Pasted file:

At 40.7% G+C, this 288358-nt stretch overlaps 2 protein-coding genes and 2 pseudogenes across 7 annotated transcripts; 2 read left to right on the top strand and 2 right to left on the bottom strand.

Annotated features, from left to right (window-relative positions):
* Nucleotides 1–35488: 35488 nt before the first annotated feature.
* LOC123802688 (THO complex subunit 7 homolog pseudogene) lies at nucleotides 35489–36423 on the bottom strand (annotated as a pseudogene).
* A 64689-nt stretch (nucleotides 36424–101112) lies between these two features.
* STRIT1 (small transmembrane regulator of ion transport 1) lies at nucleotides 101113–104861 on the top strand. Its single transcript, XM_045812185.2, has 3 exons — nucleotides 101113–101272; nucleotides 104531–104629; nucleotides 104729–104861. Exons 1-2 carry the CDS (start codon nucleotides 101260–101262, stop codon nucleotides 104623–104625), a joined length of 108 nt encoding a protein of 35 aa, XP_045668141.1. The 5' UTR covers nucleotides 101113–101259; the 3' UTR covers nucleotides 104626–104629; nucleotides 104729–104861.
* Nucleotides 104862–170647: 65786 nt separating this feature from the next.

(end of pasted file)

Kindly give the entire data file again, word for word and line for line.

At 40.7% G+C, this 288358-nt stretch overlaps 2 protein-coding genes and 2 pseudogenes across 7 annotated transcripts; 2 read left to right on the top strand and 2 right to left on the bottom strand.

Annotated features, from left to right (window-relative positions):
* Nucleotides 1–35488: 35488 nt before the first annotated feature.
* LOC123802688 (THO complex subunit 7 homolog pseudogene) lies at nucleotides 35489–36423 on the bottom strand (annotated as a pseudogene).
* A 64689-nt stretch (nucleotides 36424–101112) lies between these two features.
* STRIT1 (small transmembrane regulator of ion transport 1) lies at nucleotides 101113–104861 on the top strand. Its single transcript, XM_045812185.2, has 3 exons — nucleotides 101113–101272; nucleotides 104531–104629; nucleotides 104729–104861. Exons 1-2 carry the CDS (start codon nucleotides 101260–101262, stop codon nucleotides 104623–104625), a joined length of 108 nt encoding a protein of 35 aa, XP_045668141.1. The 5' UTR covers nucleotides 101113–101259; the 3' UTR covers nucleotides 104626–104629; nucleotides 104729–104861.
* Nucleotides 104862–170647: 65786 nt separating this feature from the next.